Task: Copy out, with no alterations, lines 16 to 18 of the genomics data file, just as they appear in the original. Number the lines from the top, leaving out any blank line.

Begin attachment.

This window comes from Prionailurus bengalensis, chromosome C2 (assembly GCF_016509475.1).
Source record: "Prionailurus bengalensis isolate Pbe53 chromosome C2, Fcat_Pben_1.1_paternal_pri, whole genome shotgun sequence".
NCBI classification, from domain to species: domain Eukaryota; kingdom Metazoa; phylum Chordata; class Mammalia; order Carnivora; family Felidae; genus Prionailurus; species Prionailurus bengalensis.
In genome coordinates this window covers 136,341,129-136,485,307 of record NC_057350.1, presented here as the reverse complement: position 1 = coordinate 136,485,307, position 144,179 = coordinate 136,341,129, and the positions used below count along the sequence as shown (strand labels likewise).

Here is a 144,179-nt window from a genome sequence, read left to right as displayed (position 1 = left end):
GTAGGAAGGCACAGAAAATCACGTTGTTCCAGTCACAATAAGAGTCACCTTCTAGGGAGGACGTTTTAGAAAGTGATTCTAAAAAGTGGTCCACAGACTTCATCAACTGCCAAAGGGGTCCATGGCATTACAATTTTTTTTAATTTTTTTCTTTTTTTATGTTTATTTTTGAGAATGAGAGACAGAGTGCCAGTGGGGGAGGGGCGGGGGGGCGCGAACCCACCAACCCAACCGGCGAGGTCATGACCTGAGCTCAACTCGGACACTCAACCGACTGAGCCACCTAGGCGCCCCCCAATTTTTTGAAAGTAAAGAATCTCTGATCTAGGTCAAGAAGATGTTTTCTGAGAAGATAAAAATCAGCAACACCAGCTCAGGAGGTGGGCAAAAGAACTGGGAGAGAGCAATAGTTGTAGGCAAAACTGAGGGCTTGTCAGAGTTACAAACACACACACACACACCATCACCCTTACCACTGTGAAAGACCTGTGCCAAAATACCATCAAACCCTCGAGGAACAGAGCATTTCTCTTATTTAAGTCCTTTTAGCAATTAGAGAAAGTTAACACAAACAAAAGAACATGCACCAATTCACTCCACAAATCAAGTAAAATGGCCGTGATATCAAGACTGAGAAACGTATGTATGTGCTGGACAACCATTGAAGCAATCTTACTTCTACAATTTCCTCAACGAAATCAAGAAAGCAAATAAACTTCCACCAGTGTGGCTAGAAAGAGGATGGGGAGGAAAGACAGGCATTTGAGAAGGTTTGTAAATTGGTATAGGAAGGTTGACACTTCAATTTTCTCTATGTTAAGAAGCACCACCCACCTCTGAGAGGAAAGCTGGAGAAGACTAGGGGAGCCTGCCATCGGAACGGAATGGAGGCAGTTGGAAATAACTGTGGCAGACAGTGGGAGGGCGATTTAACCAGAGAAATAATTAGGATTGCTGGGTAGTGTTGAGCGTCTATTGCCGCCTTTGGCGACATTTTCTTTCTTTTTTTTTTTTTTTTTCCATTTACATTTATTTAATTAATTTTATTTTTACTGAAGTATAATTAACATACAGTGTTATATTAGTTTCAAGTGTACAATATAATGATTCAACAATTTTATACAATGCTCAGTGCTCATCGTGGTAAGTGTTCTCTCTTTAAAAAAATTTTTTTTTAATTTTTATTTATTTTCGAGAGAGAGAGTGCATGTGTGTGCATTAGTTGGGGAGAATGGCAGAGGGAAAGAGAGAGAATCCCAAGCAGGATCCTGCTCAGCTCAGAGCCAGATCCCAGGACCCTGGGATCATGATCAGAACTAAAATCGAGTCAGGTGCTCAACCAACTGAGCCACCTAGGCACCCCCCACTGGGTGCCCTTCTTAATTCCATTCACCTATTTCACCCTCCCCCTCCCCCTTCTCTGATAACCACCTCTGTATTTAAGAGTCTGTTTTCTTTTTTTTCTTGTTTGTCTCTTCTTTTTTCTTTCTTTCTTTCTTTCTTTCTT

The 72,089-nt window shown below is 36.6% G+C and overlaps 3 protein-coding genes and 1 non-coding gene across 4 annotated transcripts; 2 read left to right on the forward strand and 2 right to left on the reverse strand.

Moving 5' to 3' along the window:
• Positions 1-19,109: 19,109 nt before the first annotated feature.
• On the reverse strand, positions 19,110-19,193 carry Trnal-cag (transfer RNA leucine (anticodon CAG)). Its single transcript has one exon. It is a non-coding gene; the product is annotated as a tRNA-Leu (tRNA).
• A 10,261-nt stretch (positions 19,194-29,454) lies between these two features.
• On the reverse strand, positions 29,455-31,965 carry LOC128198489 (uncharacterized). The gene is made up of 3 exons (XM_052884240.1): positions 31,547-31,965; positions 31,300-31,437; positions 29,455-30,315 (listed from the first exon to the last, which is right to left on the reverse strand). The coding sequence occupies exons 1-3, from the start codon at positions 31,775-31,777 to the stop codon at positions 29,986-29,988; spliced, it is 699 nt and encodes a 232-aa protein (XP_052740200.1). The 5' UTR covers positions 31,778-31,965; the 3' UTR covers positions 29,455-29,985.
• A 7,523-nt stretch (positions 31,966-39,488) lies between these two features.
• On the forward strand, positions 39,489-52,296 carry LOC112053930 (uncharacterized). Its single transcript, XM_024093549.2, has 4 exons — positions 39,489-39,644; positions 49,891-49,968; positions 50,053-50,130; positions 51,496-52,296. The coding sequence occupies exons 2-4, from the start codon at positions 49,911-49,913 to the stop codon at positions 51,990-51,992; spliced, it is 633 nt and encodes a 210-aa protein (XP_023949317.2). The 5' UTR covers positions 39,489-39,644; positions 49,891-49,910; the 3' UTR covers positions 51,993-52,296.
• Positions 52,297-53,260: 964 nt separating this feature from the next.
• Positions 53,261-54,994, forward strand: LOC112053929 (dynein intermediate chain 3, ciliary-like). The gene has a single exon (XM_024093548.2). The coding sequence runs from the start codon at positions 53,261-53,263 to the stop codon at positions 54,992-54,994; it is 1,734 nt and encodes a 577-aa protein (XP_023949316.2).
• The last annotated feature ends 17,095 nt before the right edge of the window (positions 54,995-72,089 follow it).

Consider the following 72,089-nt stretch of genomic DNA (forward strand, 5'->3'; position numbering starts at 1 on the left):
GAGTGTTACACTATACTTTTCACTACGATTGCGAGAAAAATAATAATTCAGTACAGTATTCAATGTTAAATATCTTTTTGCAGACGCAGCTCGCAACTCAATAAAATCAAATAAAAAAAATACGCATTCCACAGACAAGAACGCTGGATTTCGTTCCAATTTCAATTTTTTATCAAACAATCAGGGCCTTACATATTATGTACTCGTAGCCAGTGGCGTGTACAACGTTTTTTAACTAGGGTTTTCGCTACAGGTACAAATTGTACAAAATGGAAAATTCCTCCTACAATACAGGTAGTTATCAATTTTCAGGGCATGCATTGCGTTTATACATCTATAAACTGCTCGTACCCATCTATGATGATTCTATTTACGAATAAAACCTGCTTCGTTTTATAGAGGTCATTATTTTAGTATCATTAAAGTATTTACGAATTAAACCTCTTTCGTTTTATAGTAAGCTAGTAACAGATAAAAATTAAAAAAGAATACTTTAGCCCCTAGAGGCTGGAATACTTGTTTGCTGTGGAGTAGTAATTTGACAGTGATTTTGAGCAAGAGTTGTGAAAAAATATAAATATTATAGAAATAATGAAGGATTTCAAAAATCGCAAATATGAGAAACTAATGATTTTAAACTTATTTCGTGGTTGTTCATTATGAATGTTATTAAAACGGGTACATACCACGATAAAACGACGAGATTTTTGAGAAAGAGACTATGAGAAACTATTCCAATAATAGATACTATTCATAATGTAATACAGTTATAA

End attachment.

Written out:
• Positions 53,261-54,994, forward strand: LOC112053929 (dynein intermediate chain 3, ciliary-like). The gene has a single exon (XM_024093548.2). The coding sequence runs from the start codon at positions 53,261-53,263 to the stop codon at positions 54,992-54,994; it is 1,734 nt and encodes a 577-aa protein (XP_023949316.2).
• The last annotated feature ends 17,095 nt before the right edge of the window (positions 54,995-72,089 follow it).

Consider the following 72,089-nt stretch of genomic DNA (forward strand, 5'->3'; position numbering starts at 1 on the left):